Friday, August 3, 2018

Reflections from Weldon Nisly's presentation on his experience in CPT/ Kurdistan

By Verna Zook

            Around fifty persons attended our last JPOG meeting at Wellman Mennonite Church on Saturday, July 7, 2018, to hear Weldon Nisly address the topic "Building Peace in the Ancient-Contemporary Land of Iraqi-Kurdistan" about his work with Christian Peacemaker Teams in Iraq. 
  Following are some reflections written by Verna Zook with clarifications by Weldon Nisly and light editing by Roger Farmer.
            Weldon has many years of involvement with Christian Peacemaker Teams (CPT) and is now a CPT reservist.  His presentation focused mainly on Iraqi Kurdistan.  Weldon was with CPT in Baghdad when the US led bombing began in March 2003. He returned to Iraq in January 2010, again in 2014 at the height of ISIS activity, and most recently in April-June 2017 and 2018, returning to the US in mid-June.  So he has more than a passing acquaintance with Iraq and US involvement in the Middle East.
            Weldon’s perspective on the situation could be summarized thus: After the fall of communism in the early 1990’s, the United States and its allies needed a new enemy.  Nothing brings a people together like a war against an identified common enemy.  Particularly after the events of 9/11, the designated enemy became “terrorism”, and remains so.  The national identity of the United States is now tied to perpetual war, a situation wherein “(we) can’t win, can’t lose, can’t stay, and can’t leave”.  Later in his presentation in response to a question, Weldon related a conversation with a high level government official in Iraqi Kurdistan, during which it was suggested that what is driving much of the conflict in the Middle East is belief in “the great American lie,” which is that the answer to resolving all conflicts is war.  This belief basically gives countries in the region the permission to do as they please as far as invasion, bombing and other acts of war, as long as they are “fighting terrorism”.  War has become acceptable.
            Weldon began his presentation by quoting the first five verses of Luke’s gospel, and asking, “What is truth?”  He pointed out that all true stories take place in a specific context.  Luke’s context was the “imperial dominant warring Roman Empire.”  In a similar way, the first person stories Weldon shared with us happened and are still happening in the context of perpetual war.  Perpetual war, in which the US is involved, has become the “normal” state of affairs.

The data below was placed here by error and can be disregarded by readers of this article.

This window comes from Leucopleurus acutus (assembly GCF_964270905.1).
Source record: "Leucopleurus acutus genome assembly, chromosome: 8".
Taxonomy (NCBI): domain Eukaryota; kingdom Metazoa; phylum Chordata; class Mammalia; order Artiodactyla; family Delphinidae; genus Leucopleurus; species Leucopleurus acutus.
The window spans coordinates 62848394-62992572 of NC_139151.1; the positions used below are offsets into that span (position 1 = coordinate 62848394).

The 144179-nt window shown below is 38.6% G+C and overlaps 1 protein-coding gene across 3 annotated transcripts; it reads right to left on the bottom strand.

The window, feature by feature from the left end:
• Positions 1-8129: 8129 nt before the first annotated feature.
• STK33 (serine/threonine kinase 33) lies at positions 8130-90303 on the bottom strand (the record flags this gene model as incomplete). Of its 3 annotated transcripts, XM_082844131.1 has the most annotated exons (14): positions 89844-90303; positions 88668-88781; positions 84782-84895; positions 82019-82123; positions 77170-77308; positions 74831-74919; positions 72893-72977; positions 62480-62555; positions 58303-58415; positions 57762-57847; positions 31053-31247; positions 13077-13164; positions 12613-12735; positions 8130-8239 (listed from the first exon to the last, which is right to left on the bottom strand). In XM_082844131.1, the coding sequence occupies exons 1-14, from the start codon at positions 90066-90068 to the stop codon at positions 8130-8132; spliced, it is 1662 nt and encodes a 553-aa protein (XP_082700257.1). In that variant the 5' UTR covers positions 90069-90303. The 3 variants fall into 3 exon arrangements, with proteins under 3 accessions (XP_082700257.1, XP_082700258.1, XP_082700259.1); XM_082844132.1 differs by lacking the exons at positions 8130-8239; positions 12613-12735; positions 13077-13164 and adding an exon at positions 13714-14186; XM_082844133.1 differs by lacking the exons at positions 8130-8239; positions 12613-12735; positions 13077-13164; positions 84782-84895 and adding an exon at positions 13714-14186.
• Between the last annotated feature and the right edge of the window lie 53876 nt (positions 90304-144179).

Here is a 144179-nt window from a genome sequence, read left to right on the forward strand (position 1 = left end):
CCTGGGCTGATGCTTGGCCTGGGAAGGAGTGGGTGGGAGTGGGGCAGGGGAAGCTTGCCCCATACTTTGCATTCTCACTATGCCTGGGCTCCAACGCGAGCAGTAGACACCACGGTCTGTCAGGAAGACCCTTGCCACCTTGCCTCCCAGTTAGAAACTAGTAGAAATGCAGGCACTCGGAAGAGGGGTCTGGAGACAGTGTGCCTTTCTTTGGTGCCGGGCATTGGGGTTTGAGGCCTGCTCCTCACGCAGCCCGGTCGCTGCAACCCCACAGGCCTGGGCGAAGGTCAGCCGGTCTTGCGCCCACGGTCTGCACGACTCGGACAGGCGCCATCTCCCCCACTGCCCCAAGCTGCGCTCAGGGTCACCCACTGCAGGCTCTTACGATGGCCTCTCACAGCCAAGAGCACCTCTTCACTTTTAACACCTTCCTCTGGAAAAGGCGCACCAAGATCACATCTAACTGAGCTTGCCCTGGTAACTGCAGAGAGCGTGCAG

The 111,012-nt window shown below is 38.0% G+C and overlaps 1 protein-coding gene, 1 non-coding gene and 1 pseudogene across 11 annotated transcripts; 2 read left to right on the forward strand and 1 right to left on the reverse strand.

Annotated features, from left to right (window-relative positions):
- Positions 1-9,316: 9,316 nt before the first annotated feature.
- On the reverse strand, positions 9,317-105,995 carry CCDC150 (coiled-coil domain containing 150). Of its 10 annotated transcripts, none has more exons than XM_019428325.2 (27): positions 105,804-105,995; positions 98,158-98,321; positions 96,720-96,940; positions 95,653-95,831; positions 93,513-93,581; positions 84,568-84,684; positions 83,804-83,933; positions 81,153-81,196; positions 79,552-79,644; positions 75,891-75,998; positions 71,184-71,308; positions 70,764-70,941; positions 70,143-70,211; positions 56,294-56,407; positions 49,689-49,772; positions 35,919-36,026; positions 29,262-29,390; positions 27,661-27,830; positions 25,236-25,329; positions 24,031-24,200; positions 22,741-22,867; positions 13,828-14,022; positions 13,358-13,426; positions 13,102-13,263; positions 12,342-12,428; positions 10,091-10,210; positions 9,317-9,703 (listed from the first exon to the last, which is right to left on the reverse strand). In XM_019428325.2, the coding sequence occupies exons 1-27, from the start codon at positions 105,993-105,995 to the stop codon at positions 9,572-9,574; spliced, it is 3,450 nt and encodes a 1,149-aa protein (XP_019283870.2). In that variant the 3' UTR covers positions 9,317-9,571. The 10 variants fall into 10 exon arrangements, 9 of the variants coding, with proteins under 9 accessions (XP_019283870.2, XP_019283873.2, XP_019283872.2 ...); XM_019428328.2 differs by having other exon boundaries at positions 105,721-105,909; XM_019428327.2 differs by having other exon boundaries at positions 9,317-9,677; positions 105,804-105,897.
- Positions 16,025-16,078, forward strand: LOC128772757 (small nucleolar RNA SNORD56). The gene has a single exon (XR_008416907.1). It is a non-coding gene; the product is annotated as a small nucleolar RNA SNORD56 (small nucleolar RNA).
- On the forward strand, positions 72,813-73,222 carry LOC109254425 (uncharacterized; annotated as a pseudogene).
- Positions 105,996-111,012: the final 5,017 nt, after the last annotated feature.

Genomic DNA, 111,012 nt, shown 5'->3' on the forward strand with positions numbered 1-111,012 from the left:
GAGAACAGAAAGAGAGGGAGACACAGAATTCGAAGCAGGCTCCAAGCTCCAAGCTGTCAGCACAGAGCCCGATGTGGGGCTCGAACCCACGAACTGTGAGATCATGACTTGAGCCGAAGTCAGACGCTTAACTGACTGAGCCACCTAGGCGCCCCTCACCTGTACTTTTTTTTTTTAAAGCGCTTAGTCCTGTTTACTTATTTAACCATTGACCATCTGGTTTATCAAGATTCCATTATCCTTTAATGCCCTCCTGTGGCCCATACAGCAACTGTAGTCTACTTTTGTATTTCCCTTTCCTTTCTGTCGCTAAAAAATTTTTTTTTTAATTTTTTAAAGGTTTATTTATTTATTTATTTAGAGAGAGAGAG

Part of CPT’s work is to document acts of injustice, violence, and oppression.   Much time is spent in towns and rural villages, both Christian and Muslim, in the mountainous region of Iraqi Kurdistan, visiting with people, drinking tea, listening to their stories, and receiving their generous hospitality.  For example, one night Weldon lost his passport on the street in the neighborhood where the CPT house is located. Unbeknownst to him, his passport holder had fallen out of his pocket, including his passport, driver’s license, credit card, and money. Some boys found it and went to great lengths to find someone who could read English, going to several neighborhood markets until they found a local Kurdish man who knew English. Using the list of phone numbers in the passport holder to locate a member of the CPT team, the man called the CPT house that night yet and came to meet Weldon and return his passport holder with everything in it. 
             In some villages, huge craters remain after recent Turkish bombing.  A father who had lost a son in a recent bombing by Turkish warplanes, told the CPT delegation, “Be responsible for my son as if he were your son.”  Turkey’s military is encroaching further into Iraqi Kurdistan and frequently bombs mountain villages in the name of fighting the “war on terrorism” in collusion with the United States.  In addition to documentation with pen and camera, CPT works with local and international human rights and peacebuilding groups to actively resist violence by organizing workshops to train young people in peaceful methods of problem solving, and promoting understanding among various ethnic and religious groups.